The results also showed improvements by Singapore students on various fronts from reasoning and application abilities to progress made by weaker students.

This is the second time that Singapore students outdid all other countries across all four categories in the study, which takes place every four years. The last time it did so was in 2003.

In a statement, the Ministry of Education said that the findings show that schools’ efforts to impart higher-order thinking skills to students and programmes that cater to their learning needs are bearing fruit.

The ministry said the test results also highlighted the progress made by academically weaker students. The proportion of students with the lowest score of below 400 was much smaller than the international average.

For example, in the Primary 4 Mathematics test, only 1% of Singapore students scored below 400. The international average was 7%.

The latest round of TIMSS by the International Association for the Evaluation of Educational Achievement tested more than 582,000 students from 64 education systems.

Read more @ http://www.thestar.com.my/news/education/2016/12/11/singapore-tops-in-maths-and-science-in-global-test/

Analysing Skills Help Draw Students To Science

Thursday, December 8th, 2016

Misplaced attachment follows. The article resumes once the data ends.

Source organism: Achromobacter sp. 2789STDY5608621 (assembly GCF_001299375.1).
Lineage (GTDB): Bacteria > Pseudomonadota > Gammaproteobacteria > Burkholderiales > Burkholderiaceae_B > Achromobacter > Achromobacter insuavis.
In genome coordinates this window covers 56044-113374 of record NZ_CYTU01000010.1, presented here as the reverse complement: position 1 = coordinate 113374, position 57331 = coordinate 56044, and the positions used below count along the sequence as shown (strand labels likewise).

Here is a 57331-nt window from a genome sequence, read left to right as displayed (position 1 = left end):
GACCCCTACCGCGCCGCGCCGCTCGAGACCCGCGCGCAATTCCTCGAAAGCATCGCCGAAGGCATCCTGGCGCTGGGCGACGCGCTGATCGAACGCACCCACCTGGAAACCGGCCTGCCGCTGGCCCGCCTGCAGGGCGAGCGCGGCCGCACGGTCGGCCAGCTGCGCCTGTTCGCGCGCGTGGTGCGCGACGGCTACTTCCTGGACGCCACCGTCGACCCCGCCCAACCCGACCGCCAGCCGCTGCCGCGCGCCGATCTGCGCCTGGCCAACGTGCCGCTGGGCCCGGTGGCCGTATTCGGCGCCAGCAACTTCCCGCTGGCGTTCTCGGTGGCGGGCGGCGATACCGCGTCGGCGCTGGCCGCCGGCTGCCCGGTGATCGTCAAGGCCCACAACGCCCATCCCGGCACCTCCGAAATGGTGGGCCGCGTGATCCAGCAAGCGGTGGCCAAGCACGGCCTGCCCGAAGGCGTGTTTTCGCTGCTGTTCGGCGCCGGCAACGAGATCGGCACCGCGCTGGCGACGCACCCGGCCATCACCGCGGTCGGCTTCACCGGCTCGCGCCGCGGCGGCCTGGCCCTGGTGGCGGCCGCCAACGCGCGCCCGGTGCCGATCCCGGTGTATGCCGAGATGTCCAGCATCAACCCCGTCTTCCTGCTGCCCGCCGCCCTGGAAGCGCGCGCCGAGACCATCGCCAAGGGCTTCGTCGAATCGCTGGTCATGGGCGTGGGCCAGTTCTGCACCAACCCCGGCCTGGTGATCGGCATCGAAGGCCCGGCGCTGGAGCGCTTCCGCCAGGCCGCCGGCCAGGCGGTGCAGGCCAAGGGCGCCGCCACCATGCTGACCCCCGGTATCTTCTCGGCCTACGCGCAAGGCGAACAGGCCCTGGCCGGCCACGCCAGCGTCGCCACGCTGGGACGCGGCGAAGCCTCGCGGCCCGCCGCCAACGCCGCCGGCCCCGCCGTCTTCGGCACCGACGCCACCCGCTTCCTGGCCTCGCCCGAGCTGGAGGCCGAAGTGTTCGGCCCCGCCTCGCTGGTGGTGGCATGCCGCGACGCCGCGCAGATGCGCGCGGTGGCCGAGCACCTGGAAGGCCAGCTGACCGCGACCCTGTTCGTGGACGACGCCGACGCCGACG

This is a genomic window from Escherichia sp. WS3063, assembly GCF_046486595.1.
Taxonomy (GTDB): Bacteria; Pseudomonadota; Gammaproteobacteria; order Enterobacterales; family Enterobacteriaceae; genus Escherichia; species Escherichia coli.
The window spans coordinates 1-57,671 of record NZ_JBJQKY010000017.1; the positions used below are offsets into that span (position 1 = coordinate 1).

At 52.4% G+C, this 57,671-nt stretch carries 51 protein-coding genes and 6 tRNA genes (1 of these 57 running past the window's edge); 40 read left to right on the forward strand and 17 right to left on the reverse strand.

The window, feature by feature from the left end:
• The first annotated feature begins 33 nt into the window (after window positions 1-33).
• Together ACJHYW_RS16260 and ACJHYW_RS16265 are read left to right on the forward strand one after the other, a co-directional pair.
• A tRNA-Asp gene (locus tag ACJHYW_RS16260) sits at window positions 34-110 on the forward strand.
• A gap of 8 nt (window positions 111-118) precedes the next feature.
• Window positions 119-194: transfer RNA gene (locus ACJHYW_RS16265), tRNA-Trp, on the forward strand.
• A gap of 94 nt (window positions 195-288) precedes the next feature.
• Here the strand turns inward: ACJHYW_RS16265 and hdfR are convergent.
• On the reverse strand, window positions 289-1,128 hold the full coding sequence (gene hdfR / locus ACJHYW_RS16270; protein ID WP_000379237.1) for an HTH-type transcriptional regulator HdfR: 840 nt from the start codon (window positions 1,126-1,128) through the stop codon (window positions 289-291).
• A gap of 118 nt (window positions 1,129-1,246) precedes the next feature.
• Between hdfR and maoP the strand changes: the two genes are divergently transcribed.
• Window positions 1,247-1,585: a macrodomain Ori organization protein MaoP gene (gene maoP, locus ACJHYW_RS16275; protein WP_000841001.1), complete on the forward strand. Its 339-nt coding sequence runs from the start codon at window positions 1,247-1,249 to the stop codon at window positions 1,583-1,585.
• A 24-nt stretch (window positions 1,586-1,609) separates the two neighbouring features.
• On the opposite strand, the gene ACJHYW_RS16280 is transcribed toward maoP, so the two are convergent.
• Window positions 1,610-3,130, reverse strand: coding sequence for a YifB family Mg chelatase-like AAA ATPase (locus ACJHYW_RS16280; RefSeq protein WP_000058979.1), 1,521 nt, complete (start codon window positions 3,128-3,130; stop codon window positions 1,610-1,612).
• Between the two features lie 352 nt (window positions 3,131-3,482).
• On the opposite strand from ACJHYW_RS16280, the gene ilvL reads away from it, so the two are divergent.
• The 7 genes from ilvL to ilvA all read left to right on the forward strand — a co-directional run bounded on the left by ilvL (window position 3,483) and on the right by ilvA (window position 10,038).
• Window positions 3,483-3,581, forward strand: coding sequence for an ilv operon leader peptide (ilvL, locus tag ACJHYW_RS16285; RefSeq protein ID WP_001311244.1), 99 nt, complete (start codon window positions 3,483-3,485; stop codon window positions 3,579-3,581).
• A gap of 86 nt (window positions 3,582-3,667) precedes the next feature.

News Pic

KUALA LUMPUR, Dec 7 (Bernama) — Science educators in the country should use learning methods which emphasise analysing skills to attract students to the subject.

A Professor Emeritus at Universiti Kebangsaan Malaysia, Prof Datuk Dr Mazlan Othman said the skill would instill in the student a sense of curiosity, thus encouraging them to study science.

Mazlan, who was formerly the Director in the United Nations Office for Outer Space Affairs (UNOOSA) in Vienna, Austria, said the study of science using analysis skills would open up the minds of the students to think analytically what they were studying and looking at.

“For instance, when a person is using a microphone, we want the students to think about how it functions and not just knowing its function.

“This method would give a new dimension and view of the Science subject which was previously considered boring and difficult to understand,” she told Bernama after attending the Mini Ekspo Planet & Sains program organised InfoLibNews Bernama at Wisma Bernama here today.

She said the field which includes such subjects as Biology, Physics, Chemistry, and Mathematics also had unlimited job opportunities.

“They can choose to get into careers connected to Science or others, as all the elements are needed and used in every job in the world,” she said.

BERNAMA.

Read more @ http://education.bernama.com/index.php?sid=news_content&id=1309679